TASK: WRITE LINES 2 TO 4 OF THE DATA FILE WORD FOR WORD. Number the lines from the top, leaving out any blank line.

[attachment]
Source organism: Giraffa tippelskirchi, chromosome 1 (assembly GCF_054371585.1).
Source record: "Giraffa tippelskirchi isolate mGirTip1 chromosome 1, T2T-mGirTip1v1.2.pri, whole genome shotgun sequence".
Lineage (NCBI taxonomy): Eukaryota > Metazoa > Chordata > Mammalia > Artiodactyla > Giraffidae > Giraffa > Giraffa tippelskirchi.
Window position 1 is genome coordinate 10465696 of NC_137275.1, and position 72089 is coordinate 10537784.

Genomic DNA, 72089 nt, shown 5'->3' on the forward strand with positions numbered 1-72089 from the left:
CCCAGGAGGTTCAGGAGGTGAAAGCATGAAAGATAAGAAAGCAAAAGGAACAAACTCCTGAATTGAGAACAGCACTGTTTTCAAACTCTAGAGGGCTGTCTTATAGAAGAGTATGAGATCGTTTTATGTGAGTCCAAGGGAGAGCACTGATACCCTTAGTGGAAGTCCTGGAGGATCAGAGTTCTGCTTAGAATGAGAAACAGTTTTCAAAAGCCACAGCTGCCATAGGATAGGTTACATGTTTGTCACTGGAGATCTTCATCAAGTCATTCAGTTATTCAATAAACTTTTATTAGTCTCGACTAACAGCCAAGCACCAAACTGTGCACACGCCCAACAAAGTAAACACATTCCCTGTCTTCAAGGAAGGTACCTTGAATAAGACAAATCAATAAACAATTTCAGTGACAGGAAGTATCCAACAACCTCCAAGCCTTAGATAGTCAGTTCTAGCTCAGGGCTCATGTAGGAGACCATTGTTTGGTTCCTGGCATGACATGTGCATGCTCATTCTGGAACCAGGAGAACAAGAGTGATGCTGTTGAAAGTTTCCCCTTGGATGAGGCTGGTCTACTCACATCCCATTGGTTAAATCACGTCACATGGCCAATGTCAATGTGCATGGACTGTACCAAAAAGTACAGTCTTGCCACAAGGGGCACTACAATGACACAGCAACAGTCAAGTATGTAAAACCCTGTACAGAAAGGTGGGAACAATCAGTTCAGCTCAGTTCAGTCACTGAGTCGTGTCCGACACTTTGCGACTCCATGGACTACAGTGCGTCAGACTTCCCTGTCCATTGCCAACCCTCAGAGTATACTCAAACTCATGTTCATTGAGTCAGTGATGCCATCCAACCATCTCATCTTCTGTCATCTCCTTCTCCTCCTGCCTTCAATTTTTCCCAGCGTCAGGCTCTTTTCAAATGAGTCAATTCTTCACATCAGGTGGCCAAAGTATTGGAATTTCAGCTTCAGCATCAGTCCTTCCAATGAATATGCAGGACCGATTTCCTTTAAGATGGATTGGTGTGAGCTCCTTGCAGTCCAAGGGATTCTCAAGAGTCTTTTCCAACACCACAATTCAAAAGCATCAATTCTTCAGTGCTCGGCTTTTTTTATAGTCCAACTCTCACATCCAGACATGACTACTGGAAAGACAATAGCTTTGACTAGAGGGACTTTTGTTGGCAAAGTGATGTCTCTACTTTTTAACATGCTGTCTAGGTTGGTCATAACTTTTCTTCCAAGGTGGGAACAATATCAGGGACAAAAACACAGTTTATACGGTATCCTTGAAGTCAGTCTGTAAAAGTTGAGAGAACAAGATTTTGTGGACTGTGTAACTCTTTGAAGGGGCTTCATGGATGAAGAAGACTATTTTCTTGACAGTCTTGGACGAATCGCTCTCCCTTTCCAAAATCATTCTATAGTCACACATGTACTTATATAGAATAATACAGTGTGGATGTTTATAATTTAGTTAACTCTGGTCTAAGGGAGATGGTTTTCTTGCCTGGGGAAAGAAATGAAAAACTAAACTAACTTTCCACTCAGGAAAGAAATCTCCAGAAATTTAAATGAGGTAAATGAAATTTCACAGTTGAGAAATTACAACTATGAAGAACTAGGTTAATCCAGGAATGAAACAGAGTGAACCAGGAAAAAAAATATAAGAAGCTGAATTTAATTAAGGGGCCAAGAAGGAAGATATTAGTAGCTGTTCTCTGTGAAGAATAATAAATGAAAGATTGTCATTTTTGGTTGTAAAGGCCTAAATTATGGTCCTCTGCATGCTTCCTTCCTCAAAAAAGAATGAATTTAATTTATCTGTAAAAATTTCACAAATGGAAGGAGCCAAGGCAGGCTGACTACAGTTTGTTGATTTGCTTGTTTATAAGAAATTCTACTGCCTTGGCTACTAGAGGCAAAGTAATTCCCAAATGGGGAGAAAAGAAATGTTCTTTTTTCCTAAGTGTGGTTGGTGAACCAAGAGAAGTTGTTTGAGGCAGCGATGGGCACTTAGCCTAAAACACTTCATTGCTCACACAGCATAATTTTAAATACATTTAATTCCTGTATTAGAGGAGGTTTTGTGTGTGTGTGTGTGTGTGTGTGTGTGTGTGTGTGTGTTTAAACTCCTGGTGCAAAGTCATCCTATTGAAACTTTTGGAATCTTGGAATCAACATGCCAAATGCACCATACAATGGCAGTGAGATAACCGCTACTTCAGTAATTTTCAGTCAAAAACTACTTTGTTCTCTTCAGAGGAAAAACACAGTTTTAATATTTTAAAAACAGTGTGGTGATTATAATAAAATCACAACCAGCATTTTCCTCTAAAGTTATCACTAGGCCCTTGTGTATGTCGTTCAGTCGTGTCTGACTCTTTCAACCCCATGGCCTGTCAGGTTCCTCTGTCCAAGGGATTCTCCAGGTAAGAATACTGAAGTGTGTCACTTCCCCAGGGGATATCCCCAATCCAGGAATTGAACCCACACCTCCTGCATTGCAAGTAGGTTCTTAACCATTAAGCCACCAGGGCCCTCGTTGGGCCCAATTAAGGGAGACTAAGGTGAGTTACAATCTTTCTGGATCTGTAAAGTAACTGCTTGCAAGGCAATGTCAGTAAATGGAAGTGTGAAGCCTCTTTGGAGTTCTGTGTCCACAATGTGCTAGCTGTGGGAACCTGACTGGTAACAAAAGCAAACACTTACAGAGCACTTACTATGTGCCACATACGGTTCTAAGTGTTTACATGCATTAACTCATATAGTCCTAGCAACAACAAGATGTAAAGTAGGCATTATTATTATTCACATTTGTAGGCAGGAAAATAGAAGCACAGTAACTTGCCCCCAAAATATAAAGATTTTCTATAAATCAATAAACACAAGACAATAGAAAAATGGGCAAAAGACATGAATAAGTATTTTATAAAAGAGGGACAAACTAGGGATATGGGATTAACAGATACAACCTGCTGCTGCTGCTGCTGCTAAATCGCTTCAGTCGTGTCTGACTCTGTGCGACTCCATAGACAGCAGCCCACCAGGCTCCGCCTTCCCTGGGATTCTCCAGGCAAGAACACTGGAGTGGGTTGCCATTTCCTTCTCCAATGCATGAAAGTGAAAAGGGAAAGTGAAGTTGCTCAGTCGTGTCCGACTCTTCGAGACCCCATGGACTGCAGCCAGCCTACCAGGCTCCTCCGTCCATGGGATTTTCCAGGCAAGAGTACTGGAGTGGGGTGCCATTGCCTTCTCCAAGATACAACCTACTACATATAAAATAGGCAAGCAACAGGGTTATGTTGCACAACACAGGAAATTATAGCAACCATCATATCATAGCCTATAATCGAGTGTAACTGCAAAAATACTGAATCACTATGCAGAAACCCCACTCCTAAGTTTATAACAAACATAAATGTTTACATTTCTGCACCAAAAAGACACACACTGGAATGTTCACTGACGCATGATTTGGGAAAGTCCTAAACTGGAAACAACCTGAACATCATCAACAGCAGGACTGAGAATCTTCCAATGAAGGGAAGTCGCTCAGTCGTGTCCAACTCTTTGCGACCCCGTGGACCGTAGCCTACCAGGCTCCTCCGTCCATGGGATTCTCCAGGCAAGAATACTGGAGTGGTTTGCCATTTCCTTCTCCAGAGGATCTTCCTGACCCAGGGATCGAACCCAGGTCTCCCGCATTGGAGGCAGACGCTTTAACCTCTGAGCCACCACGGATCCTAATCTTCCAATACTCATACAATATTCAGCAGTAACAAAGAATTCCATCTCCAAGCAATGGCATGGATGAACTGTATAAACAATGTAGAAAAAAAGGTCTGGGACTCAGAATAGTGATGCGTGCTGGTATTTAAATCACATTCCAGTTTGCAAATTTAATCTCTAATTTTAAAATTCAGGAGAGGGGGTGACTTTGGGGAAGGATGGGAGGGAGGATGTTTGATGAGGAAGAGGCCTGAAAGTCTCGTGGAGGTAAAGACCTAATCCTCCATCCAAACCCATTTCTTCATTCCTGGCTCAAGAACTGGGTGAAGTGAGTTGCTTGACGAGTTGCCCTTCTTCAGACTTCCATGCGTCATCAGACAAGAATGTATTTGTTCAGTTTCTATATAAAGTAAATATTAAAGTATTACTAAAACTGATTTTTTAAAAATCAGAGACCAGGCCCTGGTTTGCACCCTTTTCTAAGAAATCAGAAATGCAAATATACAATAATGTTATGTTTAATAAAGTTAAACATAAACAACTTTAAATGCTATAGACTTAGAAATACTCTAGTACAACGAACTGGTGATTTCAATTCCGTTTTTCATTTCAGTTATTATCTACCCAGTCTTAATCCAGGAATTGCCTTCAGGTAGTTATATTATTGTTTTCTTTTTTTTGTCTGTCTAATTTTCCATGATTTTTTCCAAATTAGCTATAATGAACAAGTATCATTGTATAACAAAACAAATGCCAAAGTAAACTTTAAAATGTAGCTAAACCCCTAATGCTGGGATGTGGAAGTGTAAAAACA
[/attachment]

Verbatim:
Source record: "Giraffa tippelskirchi isolate mGirTip1 chromosome 1, T2T-mGirTip1v1.2.pri, whole genome shotgun sequence".
Lineage (NCBI taxonomy): Eukaryota > Metazoa > Chordata > Mammalia > Artiodactyla > Giraffidae > Giraffa > Giraffa tippelskirchi.
Window position 1 is genome coordinate 10465696 of NC_137275.1, and position 72089 is coordinate 10537784.